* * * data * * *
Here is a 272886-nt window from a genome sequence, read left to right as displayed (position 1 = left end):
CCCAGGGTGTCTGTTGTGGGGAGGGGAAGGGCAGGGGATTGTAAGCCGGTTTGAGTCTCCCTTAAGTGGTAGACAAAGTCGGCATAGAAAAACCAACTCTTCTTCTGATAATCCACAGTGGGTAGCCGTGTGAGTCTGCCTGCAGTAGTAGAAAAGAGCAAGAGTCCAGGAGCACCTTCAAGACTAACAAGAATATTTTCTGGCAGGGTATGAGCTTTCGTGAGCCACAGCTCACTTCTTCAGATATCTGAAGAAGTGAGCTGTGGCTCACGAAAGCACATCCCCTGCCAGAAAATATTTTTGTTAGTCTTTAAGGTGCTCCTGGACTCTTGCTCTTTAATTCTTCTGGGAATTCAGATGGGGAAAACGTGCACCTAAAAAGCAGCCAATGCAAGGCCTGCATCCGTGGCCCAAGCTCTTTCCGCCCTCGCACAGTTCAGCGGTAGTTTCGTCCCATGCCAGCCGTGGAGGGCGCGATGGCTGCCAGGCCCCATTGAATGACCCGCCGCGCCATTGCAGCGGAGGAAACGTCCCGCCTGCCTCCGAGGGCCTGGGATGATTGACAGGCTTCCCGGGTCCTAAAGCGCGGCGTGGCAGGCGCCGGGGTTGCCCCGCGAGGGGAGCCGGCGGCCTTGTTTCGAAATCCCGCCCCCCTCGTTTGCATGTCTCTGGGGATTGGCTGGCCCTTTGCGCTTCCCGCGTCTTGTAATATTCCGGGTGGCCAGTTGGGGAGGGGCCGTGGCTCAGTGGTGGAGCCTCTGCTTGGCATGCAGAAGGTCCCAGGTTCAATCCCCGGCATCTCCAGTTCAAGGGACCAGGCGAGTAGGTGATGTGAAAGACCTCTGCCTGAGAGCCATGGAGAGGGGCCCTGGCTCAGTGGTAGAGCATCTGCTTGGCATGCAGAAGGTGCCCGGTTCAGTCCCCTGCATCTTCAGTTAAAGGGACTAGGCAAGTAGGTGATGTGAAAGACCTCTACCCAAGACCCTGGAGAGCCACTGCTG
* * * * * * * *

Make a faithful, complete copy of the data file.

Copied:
Here is a 272886-nt window from a genome sequence, read left to right as displayed (position 1 = left end):
CCCAGGGTGTCTGTTGTGGGGAGGGGAAGGGCAGGGGATTGTAAGCCGGTTTGAGTCTCCCTTAAGTGGTAGACAAAGTCGGCATAGAAAAACCAACTCTTCTTCTGATAATCCACAGTGGGTAGCCGTGTGAGTCTGCCTGCAGTAGTAGAAAAGAGCAAGAGTCCAGGAGCACCTTCAAGACTAACAAGAATATTTTCTGGCAGGGTATGAGCTTTCGTGAGCCACAGCTCACTTCTTCAGATATCTGAAGAAGTGAGCTGTGGCTCACGAAAGCACATCCCCTGCCAGAAAATATTTTTGTTAGTCTTTAAGGTGCTCCTGGACTCTTGCTCTTTAATTCTTCTGGGAATTCAGATGGGGAAAACGTGCACCTAAAAAGCAGCCAATGCAAGGCCTGCATCCGTGGCCCAAGCTCTTTCCGCCCTCGCACAGTTCAGCGGTAGTTTCGTCCCATGCCAGCCGTGGAGGGCGCGATGGCTGCCAGGCCCCATTGAATGACCCGCCGCGCCATTGCAGCGGAGGAAACGTCCCGCCTGCCTCCGAGGGCCTGGGATGATTGACAGGCTTCCCGGGTCCTAAAGCGCGGCGTGGCAGGCGCCGGGGTTGCCCCGCGAGGGGAGCCGGCGGCCTTGTTTCGAAATCCCGCCCCCCTCGTTTGCATGTCTCTGGGGATTGGCTGGCCCTTTGCGCTTCCCGCGTCTTGTAATATTCCGGGTGGCCAGTTGGGGAGGGGCCGTGGCTCAGTGGTGGAGCCTCTGCTTGGCATGCAGAAGGTCCCAGGTTCAATCCCCGGCATCTCCAGTTCAAGGGACCAGGCGAGTAGGTGATGTGAAAGACCTCTGCCTGAGAGCCATGGAGAGGGGCCCTGGCTCAGTGGTAGAGCATCTGCTTGGCATGCAGAAGGTGCCCGGTTCAGTCCCCTGCATCTTCAGTTAAAGGGACTAGGCAAGTAGGTGATGTGAAAGACCTCTACCCAAGACCCTGGAGAGCCACTGCTG